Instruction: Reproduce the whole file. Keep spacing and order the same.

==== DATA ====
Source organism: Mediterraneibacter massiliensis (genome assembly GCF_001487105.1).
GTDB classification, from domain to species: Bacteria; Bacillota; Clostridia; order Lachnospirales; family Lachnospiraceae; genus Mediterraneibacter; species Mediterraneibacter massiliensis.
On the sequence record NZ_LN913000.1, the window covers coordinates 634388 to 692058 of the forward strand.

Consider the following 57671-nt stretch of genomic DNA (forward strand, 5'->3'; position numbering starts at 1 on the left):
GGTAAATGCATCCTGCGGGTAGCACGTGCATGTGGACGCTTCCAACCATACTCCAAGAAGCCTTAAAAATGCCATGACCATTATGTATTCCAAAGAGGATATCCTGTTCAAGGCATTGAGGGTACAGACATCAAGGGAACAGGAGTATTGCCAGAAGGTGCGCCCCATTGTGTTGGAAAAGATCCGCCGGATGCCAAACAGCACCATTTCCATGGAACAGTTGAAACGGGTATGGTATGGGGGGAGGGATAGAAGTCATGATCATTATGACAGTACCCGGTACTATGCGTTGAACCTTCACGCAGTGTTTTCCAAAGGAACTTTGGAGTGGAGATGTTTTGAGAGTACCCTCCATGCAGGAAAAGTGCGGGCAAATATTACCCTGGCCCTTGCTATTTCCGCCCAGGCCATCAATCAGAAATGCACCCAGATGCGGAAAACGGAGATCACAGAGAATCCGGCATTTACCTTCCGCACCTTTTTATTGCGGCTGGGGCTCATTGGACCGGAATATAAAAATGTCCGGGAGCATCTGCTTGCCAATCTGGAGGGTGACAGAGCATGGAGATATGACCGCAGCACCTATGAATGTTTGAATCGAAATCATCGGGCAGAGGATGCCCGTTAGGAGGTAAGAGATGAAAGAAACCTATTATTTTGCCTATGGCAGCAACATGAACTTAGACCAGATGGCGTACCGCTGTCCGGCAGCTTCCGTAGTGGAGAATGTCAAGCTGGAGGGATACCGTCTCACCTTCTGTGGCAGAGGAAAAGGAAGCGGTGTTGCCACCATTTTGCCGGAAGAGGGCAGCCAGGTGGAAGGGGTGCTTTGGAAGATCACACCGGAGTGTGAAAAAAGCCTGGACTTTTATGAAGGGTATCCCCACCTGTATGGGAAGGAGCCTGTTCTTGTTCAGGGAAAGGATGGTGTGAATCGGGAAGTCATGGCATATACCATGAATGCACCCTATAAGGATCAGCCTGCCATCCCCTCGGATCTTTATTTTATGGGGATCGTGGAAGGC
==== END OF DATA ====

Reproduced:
Source organism: Mediterraneibacter massiliensis (genome assembly GCF_001487105.1).
GTDB classification, from domain to species: Bacteria; Bacillota; Clostridia; order Lachnospirales; family Lachnospiraceae; genus Mediterraneibacter; species Mediterraneibacter massiliensis.
On the sequence record NZ_LN913000.1, the window covers coordinates 634388 to 692058 of the forward strand.

Consider the following 57671-nt stretch of genomic DNA (forward strand, 5'->3'; position numbering starts at 1 on the left):
GGTAAATGCATCCTGCGGGTAGCACGTGCATGTGGACGCTTCCAACCATACTCCAAGAAGCCTTAAAAATGCCATGACCATTATGTATTCCAAAGAGGATATCCTGTTCAAGGCATTGAGGGTACAGACATCAAGGGAACAGGAGTATTGCCAGAAGGTGCGCCCCATTGTGTTGGAAAAGATCCGCCGGATGCCAAACAGCACCATTTCCATGGAACAGTTGAAACGGGTATGGTATGGGGGGAGGGATAGAAGTCATGATCATTATGACAGTACCCGGTACTATGCGTTGAACCTTCACGCAGTGTTTTCCAAAGGAACTTTGGAGTGGAGATGTTTTGAGAGTACCCTCCATGCAGGAAAAGTGCGGGCAAATATTACCCTGGCCCTTGCTATTTCCGCCCAGGCCATCAATCAGAAATGCACCCAGATGCGGAAAACGGAGATCACAGAGAATCCGGCATTTACCTTCCGCACCTTTTTATTGCGGCTGGGGCTCATTGGACCGGAATATAAAAATGTCCGGGAGCATCTGCTTGCCAATCTGGAGGGTGACAGAGCATGGAGATATGACCGCAGCACCTATGAATGTTTGAATCGAAATCATCGGGCAGAGGATGCCCGTTAGGAGGTAAGAGATGAAAGAAACCTATTATTTTGCCTATGGCAGCAACATGAACTTAGACCAGATGGCGTACCGCTGTCCGGCAGCTTCCGTAGTGGAGAATGTCAAGCTGGAGGGATACCGTCTCACCTTCTGTGGCAGAGGAAAAGGAAGCGGTGTTGCCACCATTTTGCCGGAAGAGGGCAGCCAGGTGGAAGGGGTGCTTTGGAAGATCACACCGGAGTGTGAAAAAAGCCTGGACTTTTATGAAGGGTATCCCCACCTGTATGGGAAGGAGCCTGTTCTTGTTCAGGGAAAGGATGGTGTGAATCGGGAAGTCATGGCATATACCATGAATGCACCCTATAAGGATCAGCCTGCCATCCCCTCGGATCTTTATTTTATGGGGATCGTGGAAGGC